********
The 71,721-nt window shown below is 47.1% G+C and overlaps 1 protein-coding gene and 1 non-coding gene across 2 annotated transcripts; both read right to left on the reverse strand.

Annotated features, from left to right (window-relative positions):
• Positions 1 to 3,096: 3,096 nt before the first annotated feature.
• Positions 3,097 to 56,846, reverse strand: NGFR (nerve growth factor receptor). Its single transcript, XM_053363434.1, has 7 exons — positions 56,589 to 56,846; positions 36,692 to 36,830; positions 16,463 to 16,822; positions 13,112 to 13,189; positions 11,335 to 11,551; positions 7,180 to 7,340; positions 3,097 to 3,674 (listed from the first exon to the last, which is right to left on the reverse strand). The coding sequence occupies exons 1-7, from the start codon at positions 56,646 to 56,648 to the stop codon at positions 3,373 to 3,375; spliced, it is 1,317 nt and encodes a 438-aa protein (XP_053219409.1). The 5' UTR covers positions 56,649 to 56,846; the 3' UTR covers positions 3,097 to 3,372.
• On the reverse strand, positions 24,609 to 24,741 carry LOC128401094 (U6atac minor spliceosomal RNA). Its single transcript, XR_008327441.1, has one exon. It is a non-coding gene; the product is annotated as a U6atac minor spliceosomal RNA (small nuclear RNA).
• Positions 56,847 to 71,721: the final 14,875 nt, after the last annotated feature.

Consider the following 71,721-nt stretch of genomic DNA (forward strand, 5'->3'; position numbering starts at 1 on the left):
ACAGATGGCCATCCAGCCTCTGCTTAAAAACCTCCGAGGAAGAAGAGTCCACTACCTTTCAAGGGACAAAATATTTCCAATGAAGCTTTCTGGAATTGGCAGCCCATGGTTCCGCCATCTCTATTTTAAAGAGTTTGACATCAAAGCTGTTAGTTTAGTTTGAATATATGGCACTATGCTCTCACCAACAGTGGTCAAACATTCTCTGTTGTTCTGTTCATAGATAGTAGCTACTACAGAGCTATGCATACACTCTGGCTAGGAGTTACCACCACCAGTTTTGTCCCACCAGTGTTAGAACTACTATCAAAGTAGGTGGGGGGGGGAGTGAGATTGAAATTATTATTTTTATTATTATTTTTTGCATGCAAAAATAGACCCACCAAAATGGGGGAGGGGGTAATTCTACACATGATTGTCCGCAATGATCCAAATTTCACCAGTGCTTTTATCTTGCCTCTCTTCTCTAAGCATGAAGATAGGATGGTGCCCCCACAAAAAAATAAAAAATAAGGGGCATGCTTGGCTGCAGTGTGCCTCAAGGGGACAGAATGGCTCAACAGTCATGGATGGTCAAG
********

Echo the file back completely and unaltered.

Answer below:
The 71,721-nt window shown below is 47.1% G+C and overlaps 1 protein-coding gene and 1 non-coding gene across 2 annotated transcripts; both read right to left on the reverse strand.

Annotated features, from left to right (window-relative positions):
• Positions 1 to 3,096: 3,096 nt before the first annotated feature.
• Positions 3,097 to 56,846, reverse strand: NGFR (nerve growth factor receptor). Its single transcript, XM_053363434.1, has 7 exons — positions 56,589 to 56,846; positions 36,692 to 36,830; positions 16,463 to 16,822; positions 13,112 to 13,189; positions 11,335 to 11,551; positions 7,180 to 7,340; positions 3,097 to 3,674 (listed from the first exon to the last, which is right to left on the reverse strand). The coding sequence occupies exons 1-7, from the start codon at positions 56,646 to 56,648 to the stop codon at positions 3,373 to 3,375; spliced, it is 1,317 nt and encodes a 438-aa protein (XP_053219409.1). The 5' UTR covers positions 56,649 to 56,846; the 3' UTR covers positions 3,097 to 3,372.
• On the reverse strand, positions 24,609 to 24,741 carry LOC128401094 (U6atac minor spliceosomal RNA). Its single transcript, XR_008327441.1, has one exon. It is a non-coding gene; the product is annotated as a U6atac minor spliceosomal RNA (small nuclear RNA).
• Positions 56,847 to 71,721: the final 14,875 nt, after the last annotated feature.

Consider the following 71,721-nt stretch of genomic DNA (forward strand, 5'->3'; position numbering starts at 1 on the left):
ACAGATGGCCATCCAGCCTCTGCTTAAAAACCTCCGAGGAAGAAGAGTCCACTACCTTTCAAGGGACAAAATATTTCCAATGAAGCTTTCTGGAATTGGCAGCCCATGGTTCCGCCATCTCTATTTTAAAGAGTTTGACATCAAAGCTGTTAGTTTAGTTTGAATATATGGCACTATGCTCTCACCAACAGTGGTCAAACATTCTCTGTTGTTCTGTTCATAGATAGTAGCTACTACAGAGCTATGCATACACTCTGGCTAGGAGTTACCACCACCAGTTTTGTCCCACCAGTGTTAGAACTACTATCAAAGTAGGTGGGGGGGGGAGTGAGATTGAAATTATTATTTTTATTATTATTTTTTGCATGCAAAAATAGACCCACCAAAATGGGGGAGGGGGTAATTCTACACATGATTGTCCGCAATGATCCAAATTTCACCAGTGCTTTTATCTTGCCTCTCTTCTCTAAGCATGAAGATAGGATGGTGCCCCCACAAAAAAATAAAAAATAAGGGGCATGCTTGGCTGCAGTGTGCCTCAAGGGGACAGAATGGCTCAACAGTCATGGATGGTCAAG